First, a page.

Article from Maine Windjammer Association August 2018 Newsletter ()
May 16, 2015
Real Maine Food Cookbook launch!

Ben Conniff and Luke Holden’s new cookbook, Real Maine Food, taps into the magic that draws visitors to the state year after year, offering simple, authentic recipes from the best restaurants, food artisans, bakeries, and farmers across Maine, plus the Schooner American Eagle’s galley! Chef Andy Jackson shared some of his favorite recipes, including Root Cellar Corned Beef and Cabbage and Portuguese Fish Stew (see below).


Captain John Foss and Ben Conniff at the recent cookbook launching in NYC. Years ago, Ben got his first taste of windjamming aboard the American Eagle while on assignment for Saveur Magazine.

Because Luke’s Lobster is famous for their lobster rolls, we included their signature recipe, too.

Root Cellar Corned Beef and Cabbage
Serves 6
Recipe from Andy Jackson, Schooner American Eagle
Reprinted from Real Maine Food by Ben Conniff and Luke Holden of Luke’s Lobster

1 (2-1/2 pound) corned beef brisket
1 medium onion, chopped
2 pounds new potatoes
1 pound carrots, cut into ½-inch chunks
1 pound parsnips, cut into ½-inch chunks
1 pound red beets, cut into ½-inch chunks
1 head cabbage, chopped

Place the brisket and onion in a large stockpot and add enough water to cover. Bring water to a boil, then reduce the heat to a simmer, cover the pot, and maintain a simmer for 6 hours.

Preheat the oven to 325 degrees F. Remove the meat, reserving the cooking water, and place it in a deep roasting pan, fatty-side up. Bake the meat for 30 minutes.

Meanwhile, add the potatoes, carrots, parsnips, beets and cabbage to the pot of water in which you cooked the beef and bring to a boil. Boil the vegetables until the potatoes are tender almost all the way through. This will take roughly 20 minutes, but time may differ slightly between the vegetables, so we suggest testing with a fork frequently after 15 minutes, removing each vegetable when it is ready, and setting it aside. Strain all remaining vegetables out once they are finished, discarding the water. After the meat has cooked for the first 30 minutes, add the vegetables to the roasting pan around the perimeter of the meat. Bake for 30 minutes more, or until the top of the brisket is golden brown.

Remove the brisket form the oven. Trim off most of the fat from the top of the brisket and save it (you’ll need it to make hash with the leftovers in the morning). Slice the brisket very thinly across the grain of the meat and serve with the vegetables.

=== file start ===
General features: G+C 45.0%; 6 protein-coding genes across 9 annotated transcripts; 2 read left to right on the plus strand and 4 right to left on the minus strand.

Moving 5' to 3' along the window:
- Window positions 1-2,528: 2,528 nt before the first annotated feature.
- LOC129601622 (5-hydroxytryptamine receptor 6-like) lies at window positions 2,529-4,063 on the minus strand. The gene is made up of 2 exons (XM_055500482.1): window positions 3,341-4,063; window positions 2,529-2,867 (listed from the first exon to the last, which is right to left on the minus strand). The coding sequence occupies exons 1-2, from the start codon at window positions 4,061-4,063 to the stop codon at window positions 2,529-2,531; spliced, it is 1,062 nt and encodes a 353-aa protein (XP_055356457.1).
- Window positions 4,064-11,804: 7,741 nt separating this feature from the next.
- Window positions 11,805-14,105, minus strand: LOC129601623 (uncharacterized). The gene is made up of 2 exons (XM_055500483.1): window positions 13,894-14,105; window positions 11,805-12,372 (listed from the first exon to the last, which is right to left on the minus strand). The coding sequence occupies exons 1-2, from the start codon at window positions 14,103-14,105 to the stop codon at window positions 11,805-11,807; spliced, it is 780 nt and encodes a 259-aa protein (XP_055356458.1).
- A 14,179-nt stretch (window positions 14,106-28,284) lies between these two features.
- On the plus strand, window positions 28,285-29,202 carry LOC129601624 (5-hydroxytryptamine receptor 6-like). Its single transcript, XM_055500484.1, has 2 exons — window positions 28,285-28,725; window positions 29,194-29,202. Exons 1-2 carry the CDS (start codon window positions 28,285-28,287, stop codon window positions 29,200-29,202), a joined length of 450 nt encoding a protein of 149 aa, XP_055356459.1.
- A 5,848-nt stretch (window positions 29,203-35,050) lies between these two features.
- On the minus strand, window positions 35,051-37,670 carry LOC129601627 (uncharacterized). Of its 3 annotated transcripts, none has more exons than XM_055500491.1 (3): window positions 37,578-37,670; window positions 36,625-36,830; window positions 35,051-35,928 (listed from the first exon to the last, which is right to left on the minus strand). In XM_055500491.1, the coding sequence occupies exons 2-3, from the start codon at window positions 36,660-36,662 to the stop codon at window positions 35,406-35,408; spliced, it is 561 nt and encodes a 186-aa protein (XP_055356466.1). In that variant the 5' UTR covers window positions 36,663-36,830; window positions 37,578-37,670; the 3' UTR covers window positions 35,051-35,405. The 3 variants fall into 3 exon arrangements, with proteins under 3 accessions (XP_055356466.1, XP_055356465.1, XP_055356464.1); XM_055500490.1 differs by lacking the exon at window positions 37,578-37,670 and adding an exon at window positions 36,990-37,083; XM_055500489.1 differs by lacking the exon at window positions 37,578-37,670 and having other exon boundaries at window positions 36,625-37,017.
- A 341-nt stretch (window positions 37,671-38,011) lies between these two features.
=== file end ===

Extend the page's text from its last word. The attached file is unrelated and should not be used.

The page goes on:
If you can’t find Andy Jackson in the American Eagle’s galley, try looking on deck! He’s the one wearing the apron.

Portuguese Fish Stew
Serves 8
Recipe from Andy Jackson, Schooner American Eagle
Reprinted from Real Maine Food by Ben Conniff and Luke Holden of Luke’s Lobster

2 pounds linguica sausage (or sweet Italian sausage if linguica is unavailable), cut into 1-inch chunks
2 medium onions, sliced
4 cloves garlic, minced
1 blub fennel, trimmed and sliced
2 (4- to 5-ounce) tubes tomato paste
2 cups chopped fresh tomatoes
2 cups canned cannellini beans, drained and rinsed, or 1 cup dried (soaked overnight in water)
3 pounds Pollock or other flaky white fish fillet, such as cod, hake or whiting (skin removed)
4 quarts fish or chicken stock
2 bunches spinach, kale or callaloo greens, stemmed and chopped

In large stockpot or Dutch oven, fry the sausage over medium heat until the outsides are seared. Removed the sausage and set aside, reserving the fat in the pot. Add the onions, garlic and fennel and sauté them in the rendered fat until soft and dark gold in color.

Add the tomato paste, tomatoes ad beans, cover and simmer for about 20 minutes if using canned beans, or for about 1 hour if using dried beans—until the beans are just tender.

Add the fish and the stock, cover and simmer for 20 minutes more, until the fish is cooked through and easily flaked with a fork. Add the greens and simmer for about 5 minutes more, just until the greens are softened and bright green. Serve immediately.


Luke’s Lobster Roll
Reprinted from Real Maine Food by Ben Conniff and Luke Holden of Luke’s Lobster
Serves 4

4 T (1/2 stick) unsalted butter
4 new England-style split-top hot dog buns
4 tsp. mayonnaise
1 pound fresh cooked Maine lobster meat, chilled (you can buy it cooked, or use meat from a lobster you steamed yourself)
1 T fresh lemon juice
¼ tsp. dried oregano
¼ tsp. dried thyme
¼ tsp. celery salt
¼ tsp. freshly ground black pepper

In a small saucepan, melt the butter over low heat. Brush half the butter onto the outer sides of your buns. Heat a 10- to 12-inch cast-iron pan over medium heat for 2 minutes, then toast the buns in the pan until golden brown, 1 to 2 minutes per side. Remove the buns from the pan and gently pry open the tops.

Spread about 1 tsp. of the mayonnaise on the inside of each bun. Arrange a quarter of the lobster meat inside each bun. Reheat the remaining melted butter, if necessary, and stir in the lemon juice. Drizzle the mixture evenly over the lobster in each sandwich. In a small bowl stir together the oregano, thyme, celery salt and pepper, then sprinkle a pinch of the seasoning mixture over each sandwich.

For more information about recipes from the galleys of the Maine Windjammer Association click here.

Published by Maine Windjammer Association
Copyright © 2018 Maine Windjammer Association. All rights reserved.
Powered by IMN